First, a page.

The Day The Earth Stood Still

Mary Gay Scanlon
2 min readSep 11, 2020

On this day, nineteen years ago, the earth stood still as we watched in disbelief, unable to comprehend the possibility that an attack of this magnitude was possible in our country. The events of 9/11 unleashed a fear and vulnerability that many Americans had never felt before; that many children had never seen in their parents or guardians.

I remember the questions our kids asked us that day — they could sense the worry in our voices and the disruption of routine.

In the wake of unthinkable tragedy, we saw the resolve of the human spirit and the sheer heroism of ordinary people. From New York to Pennsylvania and inside the Pentagon, we witnessed people who gave so much of themselves to save the lives of their co-workers and complete strangers. As office workers funneled out of buildings and poured onto the streets of one of our largest cities, hundreds of people ran into them: our first responders. 1,542 of those first responders call Pennsylvania home.

In 2019, I was proud to join my colleagues in voting to permanently authorize and fully fund the 9/11 Victims Compensation Fund to support survivors and family members who were injured or killed in these attacks, and the rescue efforts that followed.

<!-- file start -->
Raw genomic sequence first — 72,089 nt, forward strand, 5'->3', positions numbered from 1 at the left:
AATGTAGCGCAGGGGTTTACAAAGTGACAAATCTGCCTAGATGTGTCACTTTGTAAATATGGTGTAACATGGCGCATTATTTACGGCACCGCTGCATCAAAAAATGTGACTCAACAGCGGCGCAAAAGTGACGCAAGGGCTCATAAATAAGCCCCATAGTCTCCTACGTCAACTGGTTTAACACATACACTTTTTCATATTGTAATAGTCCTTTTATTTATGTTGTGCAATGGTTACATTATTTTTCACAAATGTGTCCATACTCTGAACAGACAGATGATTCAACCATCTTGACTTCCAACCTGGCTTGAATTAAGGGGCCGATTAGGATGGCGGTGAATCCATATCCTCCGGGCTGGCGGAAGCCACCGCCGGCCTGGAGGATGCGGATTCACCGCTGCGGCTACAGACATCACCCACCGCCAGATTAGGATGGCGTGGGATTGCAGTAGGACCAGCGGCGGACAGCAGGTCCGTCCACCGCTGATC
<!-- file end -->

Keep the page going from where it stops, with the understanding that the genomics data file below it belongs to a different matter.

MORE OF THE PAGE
Remembering this day in the midst of the challenges our country is facing now weighs heavily on all of us. What I know for certain is that the resilience of the American spirit is what made it possible for our country to come together, to grieve, console, and rebuild following this tragedy — the same spirit we continue to see in our communities now.

We are reminded every day of our responsibility to safeguard the world that we pass onto the next generation. It’s the unwritten promise of America and our constant call to action. What will we do today, and the next day, to make our communities stronger, safer, more inclusive?

As we reflect on this day, I hope we can all pause for a moment of thanks — thanks for the liberties we enjoy, the essential workers and first responders who keep us safe, and the communities and families that support all of us.



Mary Gay Scanlon

Mary Gay Scanlon currently serves a member of the U.S. House of Representatives for Pennsylvania’s 5th Congressional District.